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02-20-2008, 10:37 PM #113
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amkdeath
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Re: Sony 20x burners \$24 at Newegg

Quote:
 Originally Posted by Abray OH I didn't know the MXDL ran off of 2 batteries. sorry guys but thanks for all the help on the circuit! so If I wanted to run the diode at 420 mA, then I would want a 2.97 resistor... lets just go with 3! Another question. I've heard of the wattage of a resistor about twice. Can somebody explain that too? Alex

1.25 x current = wattage of resistor needed:

1.25 x 420 = .525 watts

you will be fine with half watt resistors, or the resistor that comes with the MXDL

regards,

amk

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02-20-2008, 10:45 PM #114
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Abray
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Re: Sony 20x burners \$24 at Newegg

Gazoo said some are starting to come with 2.4 Ohm resistors. What are the resistors that are normally in the MXDL?

Cause I wouldn't want to use a 2.4 Ohm resistor as that would be giving the diode 520mA!!!
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02-20-2008, 10:50 PM #115
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amkdeath
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Re: Sony 20x burners \$24 at Newegg

Quote:
 Originally Posted by Abray Gazoo said some are starting to come with 2.4 Ohm resistors. What are the resistors that are normally in the MXDL? Cause I wouldn't want to use a 2.4 Ohm resistor as that would be giving the diode 520mA!!!

they normally come with 3 ohms, sometimes with 2.4's

when you get yours, read off the line colors and input them here: http://samengstrom.com/nxl/3660/4_ba...e_page.en.html to see it is 3 or 2.4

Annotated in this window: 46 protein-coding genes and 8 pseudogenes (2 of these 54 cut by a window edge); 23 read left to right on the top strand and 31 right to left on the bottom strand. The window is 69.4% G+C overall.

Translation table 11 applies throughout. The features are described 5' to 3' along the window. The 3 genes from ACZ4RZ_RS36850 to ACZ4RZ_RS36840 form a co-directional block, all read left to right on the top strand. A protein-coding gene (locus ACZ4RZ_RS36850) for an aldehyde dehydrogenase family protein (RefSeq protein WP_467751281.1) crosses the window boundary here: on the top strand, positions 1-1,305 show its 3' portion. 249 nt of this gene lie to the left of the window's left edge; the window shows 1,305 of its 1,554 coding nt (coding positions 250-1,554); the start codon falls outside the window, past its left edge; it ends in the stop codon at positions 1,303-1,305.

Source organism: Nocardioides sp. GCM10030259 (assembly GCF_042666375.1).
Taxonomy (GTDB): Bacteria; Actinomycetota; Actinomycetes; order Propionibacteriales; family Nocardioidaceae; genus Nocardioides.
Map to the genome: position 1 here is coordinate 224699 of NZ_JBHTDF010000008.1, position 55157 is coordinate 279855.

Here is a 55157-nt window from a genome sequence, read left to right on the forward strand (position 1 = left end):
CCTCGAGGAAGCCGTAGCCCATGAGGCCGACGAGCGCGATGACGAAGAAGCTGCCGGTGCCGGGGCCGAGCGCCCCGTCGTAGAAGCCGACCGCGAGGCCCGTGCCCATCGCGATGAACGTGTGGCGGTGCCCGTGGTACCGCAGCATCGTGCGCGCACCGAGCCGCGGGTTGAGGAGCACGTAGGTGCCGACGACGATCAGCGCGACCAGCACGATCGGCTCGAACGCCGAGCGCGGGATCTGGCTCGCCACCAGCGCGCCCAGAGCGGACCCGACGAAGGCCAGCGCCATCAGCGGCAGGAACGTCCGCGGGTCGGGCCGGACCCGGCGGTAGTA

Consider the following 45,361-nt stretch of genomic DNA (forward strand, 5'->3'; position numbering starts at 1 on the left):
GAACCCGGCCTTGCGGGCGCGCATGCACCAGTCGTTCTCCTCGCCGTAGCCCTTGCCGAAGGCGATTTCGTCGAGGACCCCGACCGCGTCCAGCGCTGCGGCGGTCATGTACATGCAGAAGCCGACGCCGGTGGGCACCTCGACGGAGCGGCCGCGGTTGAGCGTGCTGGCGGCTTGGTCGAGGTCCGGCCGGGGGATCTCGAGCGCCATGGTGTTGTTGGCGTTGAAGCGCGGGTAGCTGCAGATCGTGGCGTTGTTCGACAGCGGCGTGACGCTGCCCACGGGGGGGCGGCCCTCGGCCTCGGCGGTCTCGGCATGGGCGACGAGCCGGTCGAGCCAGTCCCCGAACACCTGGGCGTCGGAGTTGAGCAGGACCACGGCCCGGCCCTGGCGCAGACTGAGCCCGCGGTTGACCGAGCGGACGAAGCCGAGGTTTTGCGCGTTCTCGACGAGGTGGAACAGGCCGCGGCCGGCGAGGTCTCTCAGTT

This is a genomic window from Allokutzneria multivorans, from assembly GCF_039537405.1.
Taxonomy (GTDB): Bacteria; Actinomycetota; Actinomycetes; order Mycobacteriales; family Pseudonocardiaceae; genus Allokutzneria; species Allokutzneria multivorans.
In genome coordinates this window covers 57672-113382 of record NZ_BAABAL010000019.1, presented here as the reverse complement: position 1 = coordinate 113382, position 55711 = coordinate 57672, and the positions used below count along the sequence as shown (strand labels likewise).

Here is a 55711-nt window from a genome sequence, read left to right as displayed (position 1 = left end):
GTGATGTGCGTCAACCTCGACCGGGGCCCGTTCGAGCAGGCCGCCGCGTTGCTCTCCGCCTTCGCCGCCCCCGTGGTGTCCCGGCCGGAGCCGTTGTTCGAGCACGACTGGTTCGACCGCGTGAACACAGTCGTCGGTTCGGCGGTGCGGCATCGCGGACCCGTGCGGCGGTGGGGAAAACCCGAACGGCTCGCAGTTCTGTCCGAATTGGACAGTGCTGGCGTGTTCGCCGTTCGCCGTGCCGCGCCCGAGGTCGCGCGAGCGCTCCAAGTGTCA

regards,

amk
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02-21-2008, 02:06 PM #116
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Abray
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Re: Sony 20x burners \$24 at Newegg

ok I'll do that.

I have a glass lens and the MXDL on the way. And I should be earning 70 dollars pretty soon although when I do, I won't have a blu-ray anymore

I had potentiometer problems and the diode got fried

BUT I can do the blu-ray later!
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02-22-2008, 12:00 AM #117
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IgorT
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Re: Sony 20x burners \$24 at Newegg

Quote:
 Originally Posted by amkdeath 2x *3.6 batteries = 7.2 volts *:-?
Yes, but when they're full it's 4.2V each, which brings you to 8.4V when full and 6V when empty, which is a perfect range for the LM317 circuit..

3.6 is just the average voltage in the middle of this range, between full and empty.

It's similiar with Ni-MHs.. They're specified as 1.2V, but have 1.4V when full. Three should give you 3.6V, the same as a Li-Po, but when full, they give you 4.2V, again, the same as a Li-Po.. So in this case, the 1.2V is again the average voltage, in the middle of the range - 1.4V when full and 1V when empty...
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02-22-2008, 12:08 AM #118
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IgorT
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Re: Sony 20x burners \$24 at Newegg

The shop where i ordered my NEC 7191A still didn't send anything, and only after i called them, did they tell me, that they don't have them in stock..

So i asked what they do have in the same series, and they said NEC Optiarc 7191.. Well, i ordered that, and they gave me a discount, because of the delay.. If they send it tomorrow, it should be here on saturday...

But it's better this way, since i'll have time now, to finish the SEPIC driver circuit, that can regulate the current from a single Li-Po or only three Ni-MHs... I'll finally be able to build a very small yet powerfull regulated laser...
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02-22-2008, 09:33 AM #119
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hydro
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Re: Sony 20x burners \$24 at Newegg

Ok please excusse the noob question but I read all 8 pages and still have some questions.